Photography went on to dominate the portraiture market with new business opening up all the time to offer professional quality images of the family but it still remained an area which many artists chose to practice in. One such person was Andy Warhol who shot to fame with his unusual versions of celebrities. Perhaps his most famous works is the Pop Art image of Marilyn Monroe. Now often copied his version has become iconic in the portrait world.

(Les Demoiselles d'Avignon 1907)
(Les Demoiselles d’Avignon 1907)

However, even with photography emerging as the leading medium for portraits many artists stayed loyal to painting. Of the modern artistes Pablo Picasso stands out as a person who created some of the most unusual images with his surreal cubist style his work is highly prized and fetches vast sums of money at auction. (Post Modernism nd)

Today portraiture is as important as ever. In the digital media age photographs are transported around the world in seconds and the content of those images can dramatically alter the world around us. It is very difficult to determine the very power that a simple image can hold, when used at the right time it can sway opinion, change perspectives, incite a riot or instigate a rebellion from oppression. Today, this visual imagery that is bombarding us from every corner of the globe and is redefining global perspectives.

In the 21st century portraiture is no longer about gods or divinity, nor is it royalty or nobility and even though the pictures of our families will still hang on our walls the digital image is now bringing the world to our doorstep and inspiring our actions of tomorrow.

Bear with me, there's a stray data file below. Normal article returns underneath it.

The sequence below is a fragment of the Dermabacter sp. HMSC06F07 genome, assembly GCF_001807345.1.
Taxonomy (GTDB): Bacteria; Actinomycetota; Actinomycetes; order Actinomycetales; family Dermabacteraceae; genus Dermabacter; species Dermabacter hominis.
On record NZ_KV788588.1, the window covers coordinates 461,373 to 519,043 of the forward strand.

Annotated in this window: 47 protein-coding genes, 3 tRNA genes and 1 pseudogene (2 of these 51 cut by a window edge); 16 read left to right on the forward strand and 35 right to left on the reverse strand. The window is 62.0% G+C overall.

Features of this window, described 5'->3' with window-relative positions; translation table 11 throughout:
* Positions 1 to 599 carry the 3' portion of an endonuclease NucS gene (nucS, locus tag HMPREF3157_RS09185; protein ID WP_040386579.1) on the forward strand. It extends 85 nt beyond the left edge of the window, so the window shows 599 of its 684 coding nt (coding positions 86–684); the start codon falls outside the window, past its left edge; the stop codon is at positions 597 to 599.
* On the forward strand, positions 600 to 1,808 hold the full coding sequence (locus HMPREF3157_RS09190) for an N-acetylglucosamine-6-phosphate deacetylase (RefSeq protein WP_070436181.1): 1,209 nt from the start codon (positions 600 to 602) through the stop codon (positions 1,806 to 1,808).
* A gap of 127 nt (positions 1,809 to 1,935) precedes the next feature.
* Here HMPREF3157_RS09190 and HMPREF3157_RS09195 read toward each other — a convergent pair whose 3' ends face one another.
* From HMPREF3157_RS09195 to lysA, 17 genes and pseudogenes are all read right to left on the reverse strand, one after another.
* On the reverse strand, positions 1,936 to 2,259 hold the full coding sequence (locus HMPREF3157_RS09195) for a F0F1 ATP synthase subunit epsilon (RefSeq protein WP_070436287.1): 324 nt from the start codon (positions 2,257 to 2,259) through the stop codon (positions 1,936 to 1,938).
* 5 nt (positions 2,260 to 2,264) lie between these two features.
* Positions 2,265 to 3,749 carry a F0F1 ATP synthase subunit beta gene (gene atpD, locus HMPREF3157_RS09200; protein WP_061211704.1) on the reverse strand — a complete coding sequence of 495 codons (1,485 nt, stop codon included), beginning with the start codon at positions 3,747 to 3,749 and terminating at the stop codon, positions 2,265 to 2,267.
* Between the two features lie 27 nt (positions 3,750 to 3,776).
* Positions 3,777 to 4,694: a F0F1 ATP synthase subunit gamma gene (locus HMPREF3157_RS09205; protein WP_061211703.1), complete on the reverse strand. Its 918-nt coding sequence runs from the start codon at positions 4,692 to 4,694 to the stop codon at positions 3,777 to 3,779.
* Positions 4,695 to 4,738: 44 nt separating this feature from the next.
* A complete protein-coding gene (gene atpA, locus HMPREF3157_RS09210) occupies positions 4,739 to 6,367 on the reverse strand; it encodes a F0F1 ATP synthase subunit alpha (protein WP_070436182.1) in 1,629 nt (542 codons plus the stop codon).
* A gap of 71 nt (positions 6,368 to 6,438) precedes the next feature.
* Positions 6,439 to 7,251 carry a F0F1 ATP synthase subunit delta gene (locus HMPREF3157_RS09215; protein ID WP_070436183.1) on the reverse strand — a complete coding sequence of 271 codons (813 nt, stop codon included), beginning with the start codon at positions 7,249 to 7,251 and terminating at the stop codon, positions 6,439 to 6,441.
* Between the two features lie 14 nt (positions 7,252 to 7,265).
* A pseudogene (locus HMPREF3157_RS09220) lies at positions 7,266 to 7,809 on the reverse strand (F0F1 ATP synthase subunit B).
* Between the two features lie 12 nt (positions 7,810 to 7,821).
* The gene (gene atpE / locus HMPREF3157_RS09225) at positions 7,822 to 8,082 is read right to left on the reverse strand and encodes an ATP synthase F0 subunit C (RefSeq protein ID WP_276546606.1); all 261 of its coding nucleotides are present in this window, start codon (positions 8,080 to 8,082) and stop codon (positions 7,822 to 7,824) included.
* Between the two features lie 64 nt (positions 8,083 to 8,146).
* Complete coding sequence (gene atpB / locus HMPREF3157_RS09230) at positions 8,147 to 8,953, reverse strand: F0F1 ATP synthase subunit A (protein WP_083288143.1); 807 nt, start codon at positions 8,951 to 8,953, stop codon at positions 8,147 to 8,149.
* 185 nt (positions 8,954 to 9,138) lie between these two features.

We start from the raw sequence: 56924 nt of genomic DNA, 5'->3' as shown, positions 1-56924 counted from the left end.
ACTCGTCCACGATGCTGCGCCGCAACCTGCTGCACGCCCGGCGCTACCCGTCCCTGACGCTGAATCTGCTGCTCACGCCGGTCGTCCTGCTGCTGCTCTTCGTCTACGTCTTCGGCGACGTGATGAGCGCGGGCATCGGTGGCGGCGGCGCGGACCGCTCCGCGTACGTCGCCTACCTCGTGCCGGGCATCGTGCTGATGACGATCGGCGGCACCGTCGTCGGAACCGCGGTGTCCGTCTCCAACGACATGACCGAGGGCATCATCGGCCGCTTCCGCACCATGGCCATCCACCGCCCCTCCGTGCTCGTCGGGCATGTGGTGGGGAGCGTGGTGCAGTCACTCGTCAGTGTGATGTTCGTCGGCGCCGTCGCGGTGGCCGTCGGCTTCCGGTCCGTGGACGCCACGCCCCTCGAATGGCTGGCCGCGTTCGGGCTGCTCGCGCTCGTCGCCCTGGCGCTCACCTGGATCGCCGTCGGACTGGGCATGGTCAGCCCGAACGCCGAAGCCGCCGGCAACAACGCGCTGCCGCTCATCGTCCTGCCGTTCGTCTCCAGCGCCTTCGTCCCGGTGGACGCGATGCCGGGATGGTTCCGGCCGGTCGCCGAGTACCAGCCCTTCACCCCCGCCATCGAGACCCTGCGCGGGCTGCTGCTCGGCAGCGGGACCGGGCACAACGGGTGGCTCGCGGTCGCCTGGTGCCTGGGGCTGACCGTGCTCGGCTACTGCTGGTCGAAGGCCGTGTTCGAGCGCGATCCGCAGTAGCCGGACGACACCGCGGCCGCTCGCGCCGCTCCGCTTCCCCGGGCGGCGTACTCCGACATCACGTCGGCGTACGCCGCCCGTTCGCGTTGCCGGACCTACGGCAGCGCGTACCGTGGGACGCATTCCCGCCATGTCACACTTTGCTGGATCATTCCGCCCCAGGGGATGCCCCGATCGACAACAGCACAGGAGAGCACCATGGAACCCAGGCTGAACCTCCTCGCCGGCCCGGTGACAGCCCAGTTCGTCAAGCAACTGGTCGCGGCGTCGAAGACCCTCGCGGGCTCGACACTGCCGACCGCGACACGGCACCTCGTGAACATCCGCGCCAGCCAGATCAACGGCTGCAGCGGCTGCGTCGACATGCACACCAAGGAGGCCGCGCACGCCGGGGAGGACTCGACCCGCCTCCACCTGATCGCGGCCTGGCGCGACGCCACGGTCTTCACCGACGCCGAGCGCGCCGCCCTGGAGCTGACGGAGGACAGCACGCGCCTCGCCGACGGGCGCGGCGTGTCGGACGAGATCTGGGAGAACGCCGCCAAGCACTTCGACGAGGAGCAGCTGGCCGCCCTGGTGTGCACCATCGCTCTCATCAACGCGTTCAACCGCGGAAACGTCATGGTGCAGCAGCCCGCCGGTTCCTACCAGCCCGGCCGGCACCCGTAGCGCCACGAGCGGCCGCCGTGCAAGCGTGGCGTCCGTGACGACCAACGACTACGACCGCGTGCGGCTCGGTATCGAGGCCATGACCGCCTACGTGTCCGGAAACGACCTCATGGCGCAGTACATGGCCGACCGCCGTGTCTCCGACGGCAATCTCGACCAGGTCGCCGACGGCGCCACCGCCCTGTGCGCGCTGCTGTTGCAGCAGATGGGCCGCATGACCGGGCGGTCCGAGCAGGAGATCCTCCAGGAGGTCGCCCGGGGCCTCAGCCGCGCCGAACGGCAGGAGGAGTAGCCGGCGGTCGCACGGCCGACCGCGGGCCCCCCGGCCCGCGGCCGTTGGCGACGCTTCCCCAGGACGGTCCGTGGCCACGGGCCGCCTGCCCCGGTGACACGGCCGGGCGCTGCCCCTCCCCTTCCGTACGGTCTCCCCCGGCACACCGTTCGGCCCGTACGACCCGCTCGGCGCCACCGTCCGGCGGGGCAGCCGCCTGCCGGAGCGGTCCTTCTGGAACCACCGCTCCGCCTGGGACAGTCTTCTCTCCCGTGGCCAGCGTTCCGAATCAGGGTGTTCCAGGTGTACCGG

So, What is a portrait?
Winston Churchill by Yousuf Karsh - Dec 1941.
(Karsh. Y. 1941)

This image above was taken by Yousuf Karsh who was a remarkable portrait photographer. and used light very well to his advantage. This image is what we normally think of as a portrait and it offers a good reflection on its subject who is portrayed in the way we like to think of him. It was a staged image and the subject was aware of the photographer so he could present himself as he wished.

Masks - 1996
(Caruci.E. Closer. Masks 1996)

This next image by Elinor Carucci is in the landscape format but still represents a portrait, Although at least one of the people in the image are aware of the photographer the image is still a good representation of a casual and un-posed photo. This sort of portrait is very effective and revealing a truth about a person or ‘capturing there essence’ and can make powerful and moving images.

(Morley L. 2013)

A portrait does not always have to show the face, in this example you can only see the feet but this can still reveal a lot about a person. There is a plaster and a bandage around one foot which shows a sign of recent injury and the feet look like they belong to an older woman. They also shows signs of hard wear and this person probably spends a lot of time on their feet, walking or keeping busy and they probably do not wear enclosed footwear.

(Marek. R. nd)

A portrait does not even have to have an image of a person, this portrait contains a hat and a uniform. This is telling us something about the person it belongs to, their job and passions and they would have likely had to work hard to have earned the right to wear such a uniform.

Fashion, Advertising, Media, Documentary, Journalistic, Historical recording, Family and Art, the portrait appears everywhere in our daily lives. It is a form of expression and communication that has been around almost as long as human have walked the earth. From early cave paintings to 3D lifelike holographic representations the portrait will continue to have a major bearing, not just on photography but in art and almost every part of out lives.